Professor Maxim Olchanyi , University of Massachusetts Boston
[Host: Prof. Israel Klich]
ABSTRACT:

The recently proposed map [arXiv:2011.01415] between the hydrodynamic equations governing the two-dimensional triangular cold-bosonic breathers [Phys. Rev. X 9, 021035 (2019)] and the high-density zero-temperature triangular free-fermionic clouds, both trapped harmonically, perfectly explains the former phenomenon but leaves uninterpreted the nature of the initial (t=0) singularity. This singularity is a density discontinuity that leads, in the bosonic case, to an infinite force at the cloud edge. The map itself becomes invalid at time t=T/4. Here, we first map -- using the scale invariance of the problem -- the trapped motion to an untrapped one. Then we show that in the new representation, the solution [arXiv:2011.01415] becomes, along a ray in the direction normal to one of the three edges of the initial cloud, a freely propagating one-dimensional shock wave of a class proposed by Damski in [Phys. Rev. A 69, 043610 (2004)]. There, for a broad class of initial conditions, the one-dimensional hydrodynamic equations can be mapped to the inviscid Burgers' equation, a nonlinear transport equation. More specifically, under the Damski map, the t=0 singularity of the original problem becomes, verbatim, the initial condition for the wave catastrophe solution found by Chandrasekhar in 1943 [Ballistic Research Laboratory Report No. 423 (1943)]. At t=T/8, our interpretation ceases to exist: at this instance, all three effectively one-dimensional shock waves emanating from each of the three sides of the initial triangle collide at the origin, and the 2D-1D correspondence between the solution of [arXiv:2011.01415] and the Damski-Chandrasekhar shock wave becomes invalid.

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Friday, October 29, 2021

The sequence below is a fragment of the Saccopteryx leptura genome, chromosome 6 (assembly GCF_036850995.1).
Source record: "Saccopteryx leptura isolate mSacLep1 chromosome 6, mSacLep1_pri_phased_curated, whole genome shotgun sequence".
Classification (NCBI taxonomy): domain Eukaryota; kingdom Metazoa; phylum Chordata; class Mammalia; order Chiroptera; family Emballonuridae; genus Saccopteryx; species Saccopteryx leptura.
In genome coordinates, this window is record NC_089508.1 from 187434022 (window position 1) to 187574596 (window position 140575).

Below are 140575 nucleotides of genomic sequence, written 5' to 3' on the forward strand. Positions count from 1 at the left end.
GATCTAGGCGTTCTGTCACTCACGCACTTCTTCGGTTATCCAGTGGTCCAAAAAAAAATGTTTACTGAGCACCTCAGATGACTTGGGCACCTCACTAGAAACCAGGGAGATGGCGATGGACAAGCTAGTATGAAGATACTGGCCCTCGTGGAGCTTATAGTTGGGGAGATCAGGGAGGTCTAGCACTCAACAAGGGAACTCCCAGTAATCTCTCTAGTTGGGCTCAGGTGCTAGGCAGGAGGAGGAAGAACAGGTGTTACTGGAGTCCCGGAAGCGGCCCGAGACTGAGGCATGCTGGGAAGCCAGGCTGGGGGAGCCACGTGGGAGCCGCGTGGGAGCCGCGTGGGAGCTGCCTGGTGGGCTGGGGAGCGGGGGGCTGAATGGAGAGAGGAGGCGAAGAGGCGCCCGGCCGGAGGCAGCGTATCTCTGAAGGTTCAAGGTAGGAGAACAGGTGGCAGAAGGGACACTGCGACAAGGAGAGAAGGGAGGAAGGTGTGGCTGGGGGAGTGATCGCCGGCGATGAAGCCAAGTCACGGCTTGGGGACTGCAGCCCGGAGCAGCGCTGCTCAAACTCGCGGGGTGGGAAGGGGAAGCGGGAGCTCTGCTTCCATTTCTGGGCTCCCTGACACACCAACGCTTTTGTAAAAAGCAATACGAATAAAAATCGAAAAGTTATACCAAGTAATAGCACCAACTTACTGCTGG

3:30 PM
Physics Building, Room 204

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"Exploring Gravitational Wave and Dark Matter Physics with the 100-meter-tall MAGIS-100 Atom Interferometer"


Professor Tim Kovachy , Northwestern University
[Host: Prof. Bob Hirosky]
ABSTRACT:

Atom interferometers exploit spatially delocalized quantum states to make a wide variety of highly precise measurements.  Recent technological advances have opened a path for atom interferometers to contribute to multiple areas at the forefront of modern physics, including searches for wave-like dark matter, gravitational wave detection, and fundamental quantum science.  In this colloquium, I will describe MAGIS-100, a 100-meter-tall atom interferometer being built at Fermilab to pursue these directions.  MAGIS-100 will serve as a prototype gravitational wave detector in a new frequency range, between the peak sensitivities of LIGO and LISA, that is promising for pursuing cosmological signals from the early universe and for studying a broad range of astrophysical sources.  In addition, MAGIS-100 will search for wave-like dark matter, probe quantum mechanics in a new regime in which massive particles are delocalized over macroscopic scales in distance and time, and act as a testbed for advanced quantum sensing techniques.  Finally, I will discuss the potential and motivation for follow-on atomic detectors with even longer baselines.